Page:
Pediatric Colonic Motility Disorders Treatment & Management

Updated: Jul 05, 2016
  • Author: Nelson G Rosen, MD, FACS, FAAP; Chief Editor: Harsh Grewal, MD, FACS, FAAP  more...
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Treatment

Approach Considerations

Surgery is indicated only for the treatment of non-Hirschsprung colonic motility disorders when conventional therapies have failed. Most patients who present to a surgeon with a motility disorder are already thought to have a condition refractory to laxative or enema administration. (See the image below.) The clinician should personally direct an aggressive course of nonoperative treatment before considering a surgical option. (See Treatment.)

If Hirschsprung disease cannot be completely excluded on the basis of the patient's history and imaging studies, suction or full-thickness rectal biopsy must be performed. For all other children whose condition proves refractory to laxatives, contrast enema is then performed to determine if any segments of the colon are dilated.

Children with a normal-caliber colon or total colonic dilatation usually do not do well with surgical resection. If their condition proves refractory to laxatives, it should be treated with daily enemas. If they do well with a rectal enema regimen, a continent appendicostomy (Malone procedure) may be fashioned as a conduit to ease enema administration and to increase the child's independence. Some clinicians use percutaneously placed cecostomy buttons for the same purpose.

Children with conditions refractory to laxatives and isolated rectosigmoid dilatation on contrast enema may benefit from sigmoid resection and primary anastomosis.

Surgical indications for intestinal neuronal dysplasia (IND) remain unclear. Currently, further study is required to clarify the role, if any, of surgery. Surgical indications for ultrashort Hirschsprung disease or sphincter achalasia are also controversial. Some surgeons advocate myectomy or injections of botulinum toxin, though results vary widely.

Children who have Hirschsprung disease should undergo surgical treatment for that condition. The aganglionic colonic segment is excised, and the ganglionated bowel is brought down to the anus. Several procedures are described for this condition, with no single procedure demonstrating clear advantages or disadvantages in terms of outcome.

For children with idiopathic constipation, sigmoid colectomy is contraindicated if no segmental dilatation is demonstrable on contrast enema study.

Button cecostomy or Malone appendicostomy is contraindicated if a child's condition is not yet well managed with an enema regimen. These procedures change the route of enema administration but do not improve the efficacy of an enema. If the enema regimen has not been fine-tuned from the rectal route, adding a Malone or a cecostomy button does not improve the condition.

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Medical Therapy

Medical therapy is relevant only for idiopathic constipation. Two types of medical treatments are considered: laxatives and enemas.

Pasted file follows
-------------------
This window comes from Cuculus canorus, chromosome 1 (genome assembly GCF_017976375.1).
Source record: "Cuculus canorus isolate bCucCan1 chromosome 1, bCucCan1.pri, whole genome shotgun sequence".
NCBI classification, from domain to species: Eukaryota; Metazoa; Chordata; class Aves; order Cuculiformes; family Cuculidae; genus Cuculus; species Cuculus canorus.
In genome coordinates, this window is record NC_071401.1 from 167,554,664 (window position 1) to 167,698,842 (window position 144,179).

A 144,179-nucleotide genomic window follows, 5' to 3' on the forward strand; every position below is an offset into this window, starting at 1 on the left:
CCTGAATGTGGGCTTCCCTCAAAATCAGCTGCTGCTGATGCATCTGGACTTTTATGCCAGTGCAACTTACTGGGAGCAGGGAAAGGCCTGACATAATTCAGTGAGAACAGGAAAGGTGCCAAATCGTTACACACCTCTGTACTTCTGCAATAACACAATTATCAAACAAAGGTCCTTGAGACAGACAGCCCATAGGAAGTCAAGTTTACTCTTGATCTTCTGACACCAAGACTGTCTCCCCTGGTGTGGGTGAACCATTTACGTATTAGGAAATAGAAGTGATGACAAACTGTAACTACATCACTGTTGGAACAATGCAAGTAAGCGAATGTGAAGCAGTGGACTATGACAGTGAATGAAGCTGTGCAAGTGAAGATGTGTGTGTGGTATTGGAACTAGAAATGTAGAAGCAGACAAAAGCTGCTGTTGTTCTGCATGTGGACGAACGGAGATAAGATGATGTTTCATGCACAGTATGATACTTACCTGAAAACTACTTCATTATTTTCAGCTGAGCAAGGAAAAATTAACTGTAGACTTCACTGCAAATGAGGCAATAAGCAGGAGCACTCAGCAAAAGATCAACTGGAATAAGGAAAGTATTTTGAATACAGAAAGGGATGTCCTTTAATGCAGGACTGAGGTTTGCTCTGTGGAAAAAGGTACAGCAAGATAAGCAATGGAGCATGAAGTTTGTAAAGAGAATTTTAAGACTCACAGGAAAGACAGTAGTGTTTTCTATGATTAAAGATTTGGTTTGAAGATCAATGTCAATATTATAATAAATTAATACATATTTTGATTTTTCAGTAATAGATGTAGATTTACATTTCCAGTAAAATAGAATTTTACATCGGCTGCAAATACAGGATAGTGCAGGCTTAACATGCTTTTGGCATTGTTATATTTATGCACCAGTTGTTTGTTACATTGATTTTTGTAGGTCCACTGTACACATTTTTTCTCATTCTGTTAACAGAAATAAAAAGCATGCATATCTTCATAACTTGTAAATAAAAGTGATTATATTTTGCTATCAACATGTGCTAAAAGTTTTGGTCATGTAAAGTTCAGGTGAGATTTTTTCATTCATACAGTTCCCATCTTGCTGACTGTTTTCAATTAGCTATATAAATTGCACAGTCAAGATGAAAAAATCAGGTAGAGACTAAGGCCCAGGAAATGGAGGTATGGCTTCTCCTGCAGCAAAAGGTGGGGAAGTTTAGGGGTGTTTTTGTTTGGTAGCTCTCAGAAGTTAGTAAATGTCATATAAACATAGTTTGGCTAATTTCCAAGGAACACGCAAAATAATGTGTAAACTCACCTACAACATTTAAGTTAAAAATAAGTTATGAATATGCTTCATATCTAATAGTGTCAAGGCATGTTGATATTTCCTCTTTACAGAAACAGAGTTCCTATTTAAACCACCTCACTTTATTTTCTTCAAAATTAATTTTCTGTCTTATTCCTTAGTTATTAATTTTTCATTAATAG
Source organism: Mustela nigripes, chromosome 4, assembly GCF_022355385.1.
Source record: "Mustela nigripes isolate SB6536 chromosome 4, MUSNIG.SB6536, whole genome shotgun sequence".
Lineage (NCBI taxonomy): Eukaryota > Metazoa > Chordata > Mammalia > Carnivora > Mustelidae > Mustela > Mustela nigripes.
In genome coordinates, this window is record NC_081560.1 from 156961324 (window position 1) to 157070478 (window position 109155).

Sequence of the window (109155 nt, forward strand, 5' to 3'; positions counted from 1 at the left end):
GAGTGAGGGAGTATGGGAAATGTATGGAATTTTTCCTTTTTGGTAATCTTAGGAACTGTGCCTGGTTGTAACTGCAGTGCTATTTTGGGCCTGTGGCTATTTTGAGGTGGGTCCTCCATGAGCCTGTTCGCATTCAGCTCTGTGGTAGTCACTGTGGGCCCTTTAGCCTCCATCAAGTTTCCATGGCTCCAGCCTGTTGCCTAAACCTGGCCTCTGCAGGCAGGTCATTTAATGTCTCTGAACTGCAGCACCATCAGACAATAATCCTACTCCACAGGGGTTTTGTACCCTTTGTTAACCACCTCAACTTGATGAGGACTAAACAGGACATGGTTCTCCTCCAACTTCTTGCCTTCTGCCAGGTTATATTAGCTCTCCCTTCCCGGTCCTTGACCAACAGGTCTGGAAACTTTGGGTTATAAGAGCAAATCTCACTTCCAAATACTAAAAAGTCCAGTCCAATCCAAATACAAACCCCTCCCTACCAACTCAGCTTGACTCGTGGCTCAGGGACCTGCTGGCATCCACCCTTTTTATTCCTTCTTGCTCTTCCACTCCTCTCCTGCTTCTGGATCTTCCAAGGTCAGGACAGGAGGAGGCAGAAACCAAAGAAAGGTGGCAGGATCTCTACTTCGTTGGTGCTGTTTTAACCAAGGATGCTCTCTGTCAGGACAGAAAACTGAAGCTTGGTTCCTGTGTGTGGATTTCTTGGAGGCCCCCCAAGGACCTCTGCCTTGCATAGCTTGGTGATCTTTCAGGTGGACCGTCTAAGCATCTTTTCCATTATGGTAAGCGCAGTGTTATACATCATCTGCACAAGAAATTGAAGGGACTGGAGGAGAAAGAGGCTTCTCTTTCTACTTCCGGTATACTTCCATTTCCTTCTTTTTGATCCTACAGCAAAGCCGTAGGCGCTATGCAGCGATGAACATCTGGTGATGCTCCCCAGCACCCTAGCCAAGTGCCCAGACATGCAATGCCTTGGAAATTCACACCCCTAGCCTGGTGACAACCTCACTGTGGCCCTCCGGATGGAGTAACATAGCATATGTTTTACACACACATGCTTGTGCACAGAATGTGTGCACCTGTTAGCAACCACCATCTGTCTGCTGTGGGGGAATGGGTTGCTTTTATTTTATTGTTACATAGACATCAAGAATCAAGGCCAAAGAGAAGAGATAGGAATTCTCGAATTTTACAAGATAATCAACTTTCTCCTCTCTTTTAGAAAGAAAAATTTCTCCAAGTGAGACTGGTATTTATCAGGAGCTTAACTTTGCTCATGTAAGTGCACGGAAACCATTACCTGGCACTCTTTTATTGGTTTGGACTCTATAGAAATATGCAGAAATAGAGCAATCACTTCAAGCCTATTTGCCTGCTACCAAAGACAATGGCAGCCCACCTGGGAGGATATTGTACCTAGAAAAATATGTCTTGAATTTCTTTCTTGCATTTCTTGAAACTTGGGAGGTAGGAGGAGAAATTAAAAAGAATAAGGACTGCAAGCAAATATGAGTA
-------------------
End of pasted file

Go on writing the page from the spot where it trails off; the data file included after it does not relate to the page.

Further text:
Patients with constipation that results in either encopresis or even one bout of fecal impaction should receive therapy with a logical plan. Disimpaction should be done before any laxative therapy is started. It may be performed with a water-soluble contrast enema or with enemas administered three times daily until the child's colon is clean, as demonstrated on abdominal radiographs. Severe cases require operative disimpaction with general anesthesia. Failure to disimpact followed by premature use of laxatives leads to severe abdominal pain.

Enemas function in two ways: They wash the colon in proportion to their volume, and they stimulate a contraction in proportion to their irritant, which may be salt, phosphate, glycerin, or a combination thereof. The basis of most enemas is saline, and volumes are 10-15 mL/kg. This amount is larger than what many physicians are used to prescribing but is often necessary in patients with severe constipation.

For patients receiving a thrice-daily disimpaction regimen, only one of the daily enemas should include phosphate to avoid any risk of hyperphosphatemia. Enemas must be slowly administered, over several minutes, and the solutions must be between room temperature and body temperature. Enemas that are too cold or too rapidly administered can cause vagal responses and syncope. (See the image below.)

Enema administration. Enema administration.

After cleaning is achieved, the child may start taking laxatives. Starting laxatives before complete cleaning may result in crampy pain and emesis and may cause the patient or parent to lose faith in the therapy.

Mild cases of constipation in babies can often be treated by adding 5-15 mL of prune juice to one bottle daily; adding more than this may result in gas cramps. For babies who do not spontaneously release stool and who do not have Hirschsprung disease, glycerin suppositories are extremely helpful in inducing a bowel movement.

Older children with mild constipation may respond well to a nonstimulant laxative, such as GlycoLax. This is a powdered form of ethylene glycol, a common bowel preparation used to wash out the intestine before surgery or endoscopy. It comes as a powder and may be easily mixed in any beverage with minimal taste, making it ideal for children. This laxative may be used alone or in combination with a fiber supplement.